Much of the VoIP communication a business has with its clients, other businesses, or as part of its internal processes (e.g. communication between different branches) contains sensitive data. If this is intercepted by hackers or other interested parties, the damage to the company and its clients can be colossal and can cause big financial losses, the irreversible impairment to the image of the company, as well as legal actions from damaged parties.
Fortunately, there are solutions on the market to encrypt VoIP calls to a different extent and thus, to minimize the risk for such things happening. Thus, some of the top providers offering VoIP services, SIP trunking, DID numbers, like the one here, can also provide encrypted phone calls as an extended service. This is an important feature to consider when choosing your provider, especially if your business has higher requirements/standards for secure communication and privacy.
There are a number of industry protocols that have been designed to secure VoIP calls. Adhering to these standards is the most straightforward way to achieve call security while preserving maximum compatibility with the existing infrastructure and communication protocols across a multitude of networks.
The TLS Protocol
TLS is a cryptographic protocol that secures/encrypts SIP messages sent by a softphone or a PBX. This protocol offers a series of advantages as follows:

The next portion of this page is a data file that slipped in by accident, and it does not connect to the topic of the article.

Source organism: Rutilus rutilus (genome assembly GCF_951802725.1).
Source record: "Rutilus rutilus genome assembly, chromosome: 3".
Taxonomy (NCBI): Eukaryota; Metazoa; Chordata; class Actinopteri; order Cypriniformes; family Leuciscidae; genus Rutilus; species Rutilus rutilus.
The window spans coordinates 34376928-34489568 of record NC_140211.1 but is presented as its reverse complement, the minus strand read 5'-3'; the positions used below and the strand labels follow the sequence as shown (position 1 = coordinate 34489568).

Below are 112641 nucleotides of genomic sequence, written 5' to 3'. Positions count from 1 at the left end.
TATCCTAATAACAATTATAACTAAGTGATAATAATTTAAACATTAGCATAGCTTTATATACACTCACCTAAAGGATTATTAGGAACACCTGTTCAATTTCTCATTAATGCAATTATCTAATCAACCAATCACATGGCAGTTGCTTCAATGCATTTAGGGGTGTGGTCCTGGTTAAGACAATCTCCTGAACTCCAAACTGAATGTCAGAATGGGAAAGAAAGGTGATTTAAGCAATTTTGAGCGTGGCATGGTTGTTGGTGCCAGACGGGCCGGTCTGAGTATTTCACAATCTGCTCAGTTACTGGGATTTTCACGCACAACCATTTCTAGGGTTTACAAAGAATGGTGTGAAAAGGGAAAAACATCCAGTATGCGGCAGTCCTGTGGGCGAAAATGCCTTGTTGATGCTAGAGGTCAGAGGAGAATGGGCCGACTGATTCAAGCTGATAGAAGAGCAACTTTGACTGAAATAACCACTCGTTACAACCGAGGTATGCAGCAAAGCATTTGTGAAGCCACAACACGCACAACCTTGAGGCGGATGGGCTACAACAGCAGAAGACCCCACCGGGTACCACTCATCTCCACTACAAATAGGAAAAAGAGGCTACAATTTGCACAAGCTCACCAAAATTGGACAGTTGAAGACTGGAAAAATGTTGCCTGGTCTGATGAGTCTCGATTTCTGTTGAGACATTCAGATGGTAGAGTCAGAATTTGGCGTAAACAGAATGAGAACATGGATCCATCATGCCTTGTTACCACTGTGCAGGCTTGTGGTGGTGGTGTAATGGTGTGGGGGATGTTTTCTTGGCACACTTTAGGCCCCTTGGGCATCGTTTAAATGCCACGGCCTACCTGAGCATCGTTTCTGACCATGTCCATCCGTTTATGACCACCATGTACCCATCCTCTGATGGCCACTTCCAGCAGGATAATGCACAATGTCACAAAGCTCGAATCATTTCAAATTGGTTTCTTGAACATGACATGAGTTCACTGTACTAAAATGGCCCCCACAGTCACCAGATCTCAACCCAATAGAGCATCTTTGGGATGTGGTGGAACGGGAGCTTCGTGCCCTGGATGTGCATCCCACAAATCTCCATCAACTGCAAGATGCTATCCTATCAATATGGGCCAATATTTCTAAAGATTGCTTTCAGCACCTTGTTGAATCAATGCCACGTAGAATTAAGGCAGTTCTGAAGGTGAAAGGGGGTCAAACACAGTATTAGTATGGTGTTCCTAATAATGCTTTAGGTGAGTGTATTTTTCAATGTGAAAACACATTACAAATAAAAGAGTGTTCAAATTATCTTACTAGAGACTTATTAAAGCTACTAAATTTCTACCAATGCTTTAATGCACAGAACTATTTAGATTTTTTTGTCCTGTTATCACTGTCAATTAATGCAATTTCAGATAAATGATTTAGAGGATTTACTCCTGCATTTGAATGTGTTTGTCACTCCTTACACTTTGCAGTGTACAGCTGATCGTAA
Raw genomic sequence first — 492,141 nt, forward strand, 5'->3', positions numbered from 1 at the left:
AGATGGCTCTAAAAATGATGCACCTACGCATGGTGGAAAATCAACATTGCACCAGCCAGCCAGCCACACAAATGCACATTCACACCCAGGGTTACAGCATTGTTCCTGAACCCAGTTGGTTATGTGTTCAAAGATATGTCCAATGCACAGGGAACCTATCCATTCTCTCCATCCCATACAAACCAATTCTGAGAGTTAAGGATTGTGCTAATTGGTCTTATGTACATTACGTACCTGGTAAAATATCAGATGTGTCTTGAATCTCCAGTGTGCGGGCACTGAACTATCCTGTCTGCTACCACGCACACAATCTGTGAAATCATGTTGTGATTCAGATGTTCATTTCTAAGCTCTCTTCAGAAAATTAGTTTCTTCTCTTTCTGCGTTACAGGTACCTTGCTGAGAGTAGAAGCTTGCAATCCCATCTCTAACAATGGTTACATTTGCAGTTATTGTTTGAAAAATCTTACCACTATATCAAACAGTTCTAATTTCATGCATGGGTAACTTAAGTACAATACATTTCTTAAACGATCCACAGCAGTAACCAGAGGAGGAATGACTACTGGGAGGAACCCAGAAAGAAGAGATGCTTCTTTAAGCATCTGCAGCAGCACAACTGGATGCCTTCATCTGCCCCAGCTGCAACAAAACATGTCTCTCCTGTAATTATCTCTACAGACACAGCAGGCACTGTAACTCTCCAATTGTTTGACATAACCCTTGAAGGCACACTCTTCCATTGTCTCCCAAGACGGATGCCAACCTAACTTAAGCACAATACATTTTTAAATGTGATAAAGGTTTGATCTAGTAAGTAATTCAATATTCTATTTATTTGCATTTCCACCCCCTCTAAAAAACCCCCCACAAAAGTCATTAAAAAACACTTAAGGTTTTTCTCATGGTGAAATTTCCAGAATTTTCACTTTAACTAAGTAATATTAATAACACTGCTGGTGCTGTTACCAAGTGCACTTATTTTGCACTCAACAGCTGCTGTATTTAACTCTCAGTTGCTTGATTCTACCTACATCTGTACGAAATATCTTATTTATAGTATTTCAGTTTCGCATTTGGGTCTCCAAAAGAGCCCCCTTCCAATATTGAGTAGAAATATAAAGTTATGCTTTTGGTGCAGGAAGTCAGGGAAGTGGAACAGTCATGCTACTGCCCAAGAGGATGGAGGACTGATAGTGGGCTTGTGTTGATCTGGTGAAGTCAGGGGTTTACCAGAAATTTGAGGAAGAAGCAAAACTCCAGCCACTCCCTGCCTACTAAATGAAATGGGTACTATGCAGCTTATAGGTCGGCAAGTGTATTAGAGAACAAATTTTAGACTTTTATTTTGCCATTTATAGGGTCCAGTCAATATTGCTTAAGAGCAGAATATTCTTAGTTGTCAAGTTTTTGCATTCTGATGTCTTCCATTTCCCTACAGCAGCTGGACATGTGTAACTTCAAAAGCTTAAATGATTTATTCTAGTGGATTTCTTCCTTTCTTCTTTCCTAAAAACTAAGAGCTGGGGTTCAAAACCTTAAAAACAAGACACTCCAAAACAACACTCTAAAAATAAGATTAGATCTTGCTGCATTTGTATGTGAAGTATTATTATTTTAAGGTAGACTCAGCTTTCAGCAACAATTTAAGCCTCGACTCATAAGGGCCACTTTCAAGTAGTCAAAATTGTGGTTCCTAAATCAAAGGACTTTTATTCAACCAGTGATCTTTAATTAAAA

- with TLS enabled, SIP messages cannot be intercepted, read, or altered by intruding parties;
- being a recognized secure standard, TLS allows to unlock VoIP on many mobile networks around the world where it is being blocked by default (especially in more strictly regulated jurisdictions, for example in Gulf states);
- adopting TLS can also help bypass Network Address Translation issues that often arise on 3G/LTE networks.
The SRTP Protocol
SRTP is another cryptographic protocol developed by Ericsson and Cisco in 2004 that encrypts the audio stream (RTP media) between the regional gateway and the Unified Communication platform or the IP-PBX. The result is that no party can intercept, read, and alter the audio stream during the call. Given that this is another recognized standard, it is either natively supported by many VoIP devices or the latter can be configured to support it.
It is important to mention that the client is normally free to choose the level of communication security by combining these two protocols. Thus, it is possible to choose TLS alone or TLS combined with SRTP, for maximum safety. Combining these two is one of the safest ways to secure VoIP calls while benefiting from universally recognized and accepted communication standards (the latter facilitates hassle-free interconnection with various networks worldwide).
To conclude, it is up to each company to decide to what extent to secure its communications but the benefit of doing so is evident. Adopting high cybersecurity standards nowadays is not only a necessity but also works towards a positive image for the company by depicting an organization that is willing to do more than strictly necessary for its safety.